Cambridge Analytica Facebook scandal and the woeful state of data security in India
Today’s modern, digital age has always been at odds with traditional notions of privacy. When joining a social network, we give permissions to let others access our contact lists, email addresses and geolocational data. Cambridge Analytica Facebook scandal has only revealed the tip of the iceberg, which is the problem of lack of privacy online.
The world’s largest social network has built its fortune on harvesting and monetising user data. It is infamous for burying privacy settings under obscure menus. This means that everyone barring the most tech savvy user is a fair target. Cambridge Analytica’s Facebook scandal is only the latest reminder of how Zuckerberg is unable – or unwilling – to ensure user privacy.
Masquerading as a survey tool used by psychologists, the ‘thisisyourdigitallife’ app was downloaded by more than 2,50,000 users in exchange for a dollar per download. The data was being fed to Cambridge Analytica, which used it to construct voter profiles. Facebook by then had opened up users’ friend lists to third party apps.
Aleksandr Kogan, a researcher working at Cambridge, could now access the personal information of 50 million others who had no idea that their data was being siphoned off, let alone be used for a political campaign. This incident shows how easily developers can get away with lying about their intent in collecting data.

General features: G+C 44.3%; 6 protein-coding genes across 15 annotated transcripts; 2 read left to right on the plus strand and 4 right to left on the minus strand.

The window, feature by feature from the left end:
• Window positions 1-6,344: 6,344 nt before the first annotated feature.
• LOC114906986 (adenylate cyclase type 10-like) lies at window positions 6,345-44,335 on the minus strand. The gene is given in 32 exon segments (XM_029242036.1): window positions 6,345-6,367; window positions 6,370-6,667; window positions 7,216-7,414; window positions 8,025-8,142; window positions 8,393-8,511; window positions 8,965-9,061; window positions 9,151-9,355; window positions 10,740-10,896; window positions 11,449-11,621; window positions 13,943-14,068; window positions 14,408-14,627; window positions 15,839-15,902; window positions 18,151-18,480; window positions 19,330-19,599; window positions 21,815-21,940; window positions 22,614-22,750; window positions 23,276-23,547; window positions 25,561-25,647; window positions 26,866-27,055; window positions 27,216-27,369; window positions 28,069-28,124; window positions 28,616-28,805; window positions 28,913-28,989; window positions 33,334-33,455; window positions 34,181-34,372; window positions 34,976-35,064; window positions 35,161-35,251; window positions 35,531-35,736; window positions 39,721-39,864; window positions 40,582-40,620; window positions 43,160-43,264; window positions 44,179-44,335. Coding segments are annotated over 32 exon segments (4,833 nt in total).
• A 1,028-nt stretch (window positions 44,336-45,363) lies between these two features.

Cambridge Analytica Facebook scandal impact on India?
Data security in India is even more suspect. The country does not have a formal data protection law, meaning in incidents such as Cambridge Analytica’s Facebook scandal, the offender can’t be punished. App owners in India have blanket permissions to access data, unlike the European Union or Singapore, where more specific approvals have to be sought.
In January, a Chandigarh-based paper revealed how an anonymous ring was selling personal information from Aadhar database for as less as ₹ 500 in a searchable index. When quizzed about these allegations, India’s Attorney General claimed that the Aadhar data was protected by 13 feet high walls.
Even when a French researcher on twitter is able to show that our servers are easily breached (including Modi’s official app which sends data to a third party), the administration seems oblivious to its vulnerabilities. This is a worrying lack of awareness from the highest levels of government which claims to be invested in the digital future of its citizens.
Digital India will have failed if it is not able to ensure the safety of citizen data. With private firms so obviously open to exploiting unassuming users, data security in India must be the government’s prime concern.